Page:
Notes & Essays

How to Keep Your Cool When People Publicly Hate You

Or, rather, how to troll with the homies by Carlos Celdran
IMAGE Romain Rivierre
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This article originally appeared in the August 2016 issue of Esquire Philippines.

I’m probably the most hated online personality to date.

It started with the super-riveting Philippine elections in 2016, after I coined the word “Dutertard” to describe the “lazy” and “delusional” followers of our then-recently elected president; and it’s safe to say 16 million people aren’t throwing any love my way. But it’s cool. I realize that if one lives by social media, one can die by social media. Or at the very least, receive four death threats a day on the average. So Esquire asks: What do you when the world turns on you? It’s simple: You turn around, tune out, and remember the following:

When confronted with insults and invectives as “bayaran,” “bayot,” “elitista,” and the ever-so-subtle, “sana ma-rape ka ng adik,” I remind myself that these are merely words.

A| It’s all an illusion.

It’s all veils of Maya. The Internet isn’t reality—it’s perception. Facebook is a medium, not the message. When confronted with insults and invectives as “bayaran,” “bayot,” “elitista,” and the ever-so-subtle, “sana ma-rape ka ng adik,” I remind myself that these are merely words, and not yet (hopefully never) tangible acts. Social media is devoid of personal interaction, and this breeds trolls— and for some real people, a sense of infallibility. Cyberspace is their safe space; it gives them the courage to say things they could never do in real life. And since these people think of themselves as non-entities through the facade of Facebook anonymity, I really can’t take them personally.

B| It’s all about love.

It is said that hate is a form of love. Creating a meme of yours truly giving Mar Roxas a blowjob as he’s buggered by Noy Aquino isn’t an easy task. The “hater” has to go online, log on to a search engine, find a picture of me (one with my mouth open at that), one of Mar Roxas, and one of Noy Aquino. After that, they must leaf through page upon page of gay porn until they find an image that would suit their idea. Finally, the hater has to download the images, do some Photoshop magic to it, add a suitable copy point, and then send it out via the comments section of my public page. The process surely takes more than 20 minutes, which is a lot of their personal, precious, time and effort to be spent on me. That’s obsession. That’s sad. But I guess it’s also love? And for that I am grateful.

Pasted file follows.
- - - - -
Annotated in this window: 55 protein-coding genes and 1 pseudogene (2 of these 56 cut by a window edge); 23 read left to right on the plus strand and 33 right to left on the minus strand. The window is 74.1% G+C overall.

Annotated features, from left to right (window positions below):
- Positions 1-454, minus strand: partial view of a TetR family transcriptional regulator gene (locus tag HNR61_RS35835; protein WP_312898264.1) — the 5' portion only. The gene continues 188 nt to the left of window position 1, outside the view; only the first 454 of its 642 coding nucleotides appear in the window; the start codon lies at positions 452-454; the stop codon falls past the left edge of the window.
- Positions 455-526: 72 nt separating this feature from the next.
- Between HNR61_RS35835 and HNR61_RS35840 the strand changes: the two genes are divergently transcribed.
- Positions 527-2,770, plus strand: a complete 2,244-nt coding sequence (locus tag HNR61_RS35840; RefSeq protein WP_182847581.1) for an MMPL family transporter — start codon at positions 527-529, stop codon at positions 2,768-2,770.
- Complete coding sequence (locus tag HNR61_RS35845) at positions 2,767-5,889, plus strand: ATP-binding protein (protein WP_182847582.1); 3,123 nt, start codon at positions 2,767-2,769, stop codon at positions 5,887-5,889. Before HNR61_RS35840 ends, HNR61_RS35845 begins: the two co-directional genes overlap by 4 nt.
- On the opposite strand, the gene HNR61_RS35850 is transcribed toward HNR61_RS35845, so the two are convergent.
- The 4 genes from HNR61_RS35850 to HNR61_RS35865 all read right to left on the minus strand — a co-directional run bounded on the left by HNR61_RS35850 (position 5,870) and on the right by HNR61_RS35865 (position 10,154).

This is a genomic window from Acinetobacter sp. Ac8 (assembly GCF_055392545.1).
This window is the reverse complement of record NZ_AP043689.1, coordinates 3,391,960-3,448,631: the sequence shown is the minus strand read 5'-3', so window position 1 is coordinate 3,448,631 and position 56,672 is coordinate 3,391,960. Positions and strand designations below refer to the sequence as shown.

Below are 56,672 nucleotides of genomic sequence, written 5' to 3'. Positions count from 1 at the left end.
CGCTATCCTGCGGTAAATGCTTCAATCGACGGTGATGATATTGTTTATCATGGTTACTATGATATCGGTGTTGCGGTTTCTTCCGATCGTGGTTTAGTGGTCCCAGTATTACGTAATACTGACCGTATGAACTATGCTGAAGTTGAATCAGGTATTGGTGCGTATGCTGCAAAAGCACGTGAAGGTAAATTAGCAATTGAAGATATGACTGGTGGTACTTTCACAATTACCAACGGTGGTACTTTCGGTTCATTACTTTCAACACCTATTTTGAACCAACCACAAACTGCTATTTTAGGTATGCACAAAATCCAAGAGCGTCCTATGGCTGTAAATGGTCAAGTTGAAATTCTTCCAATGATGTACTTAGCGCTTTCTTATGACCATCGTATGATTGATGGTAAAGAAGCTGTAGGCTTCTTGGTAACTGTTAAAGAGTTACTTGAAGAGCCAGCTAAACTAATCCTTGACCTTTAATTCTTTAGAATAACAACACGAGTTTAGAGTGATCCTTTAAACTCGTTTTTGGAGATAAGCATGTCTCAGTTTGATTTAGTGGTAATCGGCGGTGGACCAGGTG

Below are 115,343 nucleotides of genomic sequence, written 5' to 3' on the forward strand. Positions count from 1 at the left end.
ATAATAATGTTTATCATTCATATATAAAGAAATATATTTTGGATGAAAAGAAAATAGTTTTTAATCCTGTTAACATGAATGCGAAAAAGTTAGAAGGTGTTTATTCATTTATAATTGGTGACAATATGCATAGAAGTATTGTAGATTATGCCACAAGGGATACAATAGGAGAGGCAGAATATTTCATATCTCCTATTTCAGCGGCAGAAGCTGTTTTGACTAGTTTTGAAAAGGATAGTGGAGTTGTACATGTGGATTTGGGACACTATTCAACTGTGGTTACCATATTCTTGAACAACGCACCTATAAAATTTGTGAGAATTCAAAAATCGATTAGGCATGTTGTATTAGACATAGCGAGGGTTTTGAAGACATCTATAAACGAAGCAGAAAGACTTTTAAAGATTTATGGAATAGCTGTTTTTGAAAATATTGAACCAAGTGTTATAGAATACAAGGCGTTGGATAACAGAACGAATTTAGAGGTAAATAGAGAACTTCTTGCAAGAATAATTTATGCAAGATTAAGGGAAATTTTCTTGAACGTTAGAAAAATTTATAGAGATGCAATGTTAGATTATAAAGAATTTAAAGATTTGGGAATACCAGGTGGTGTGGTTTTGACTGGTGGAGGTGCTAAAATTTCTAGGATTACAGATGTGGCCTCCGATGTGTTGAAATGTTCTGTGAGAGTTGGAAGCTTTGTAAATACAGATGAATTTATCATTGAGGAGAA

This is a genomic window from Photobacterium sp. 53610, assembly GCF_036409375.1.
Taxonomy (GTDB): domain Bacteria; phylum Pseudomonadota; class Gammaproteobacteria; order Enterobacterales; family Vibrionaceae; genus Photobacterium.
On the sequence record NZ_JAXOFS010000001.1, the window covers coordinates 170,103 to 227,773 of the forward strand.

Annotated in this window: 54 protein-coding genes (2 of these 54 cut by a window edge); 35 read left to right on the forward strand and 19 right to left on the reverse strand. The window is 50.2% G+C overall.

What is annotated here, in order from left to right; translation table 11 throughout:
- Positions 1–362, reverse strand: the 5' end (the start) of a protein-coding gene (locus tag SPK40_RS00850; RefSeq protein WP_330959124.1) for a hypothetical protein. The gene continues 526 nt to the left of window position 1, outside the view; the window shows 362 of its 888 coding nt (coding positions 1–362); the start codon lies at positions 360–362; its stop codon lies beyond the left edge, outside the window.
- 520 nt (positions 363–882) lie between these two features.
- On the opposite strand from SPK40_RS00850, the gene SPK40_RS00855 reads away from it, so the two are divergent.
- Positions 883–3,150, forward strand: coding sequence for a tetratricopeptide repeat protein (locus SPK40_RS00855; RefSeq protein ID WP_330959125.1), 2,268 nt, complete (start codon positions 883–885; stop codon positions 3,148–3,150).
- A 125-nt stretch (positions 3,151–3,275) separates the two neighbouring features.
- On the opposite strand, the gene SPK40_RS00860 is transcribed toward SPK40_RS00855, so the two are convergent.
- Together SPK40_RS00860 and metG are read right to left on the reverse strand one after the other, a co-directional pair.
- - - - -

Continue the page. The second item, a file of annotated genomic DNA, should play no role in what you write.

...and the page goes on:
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C| It’s all about charity.

I suspect the average Filipino to fall in the demographic of 25 to 55, pale from the lack of sunlight, unhappy, alone, and with way too much time on their hands, maybe unemployed, or perhaps employed but never doing their work. All trolls want is attention, so why not give it to them? When I offer replies such as: “e di wow” or “#changeiscomingmypwet,” I validate that troll’s existence. That short reply helps them feel alive, and that their ideas (however lame as they may be), now exists in real time and real space. A spark of joy is ignited; a give goes forward. And the satisfaction is instantaneous. So if you want to give to the less fortunate, reply to a troll. It’s almost like donating money to a church. The gratification is real. Kinda.

Filipinos are forgetful. We have the collective attention span of a newborn kitten. We forget. Period.

D| It’s all about living in the present.

The only thing that’s constant in this world is change. Viral controversies don’t last long. Remember the Hayden Kho scandal? Remember the “amalayer” girl? Although I may not have to drop my trousers or chew out a poor security guard to become a national obsession, the fact that I had to remind you only proves my point: Filipinos are forgetful. We have the collective attention span of a newborn kitten. We forget. Period. Forgiveness isn’t even part of the equation. The past is done, the future hasn’t happened yet, so there’s only now. And for now, they must troll. It’s the natural order of things and I accept it.

E| It’s all about freedom.

Although it’s not fun reading page upon page of hate, I cannot, and will not let online aggression silence me. My opinion differs from that of 16 million people, but it’s my opposing view that makes a democracy work. To have an opposing opinion is a human right; it’s everyone’s duty to speak up when one sees something wrong. If you choose to be silent about abuses or transgressions, then you become complicit, and the bad people win. I truly believe that freedom of speech is absolute, and it is under threat because people are now choosing to be silent for fear of trolling and bullying. Which is wrong. If a society believes that leaders should be followed without question, then that society does not know how freedom works, nor do they deserve it. So troll away, everyone. And live to troll another day.

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About The Author
Carlos Celdran
Carlos Celdran's performances and opinions have cut through the fabric of Filipino society by questioning it with a razor and a sign. He is most known for his Intramuros tours that journey people back in history and time, showing what was once lost and forgotten in a new modern, and sometimes harsh light of day.
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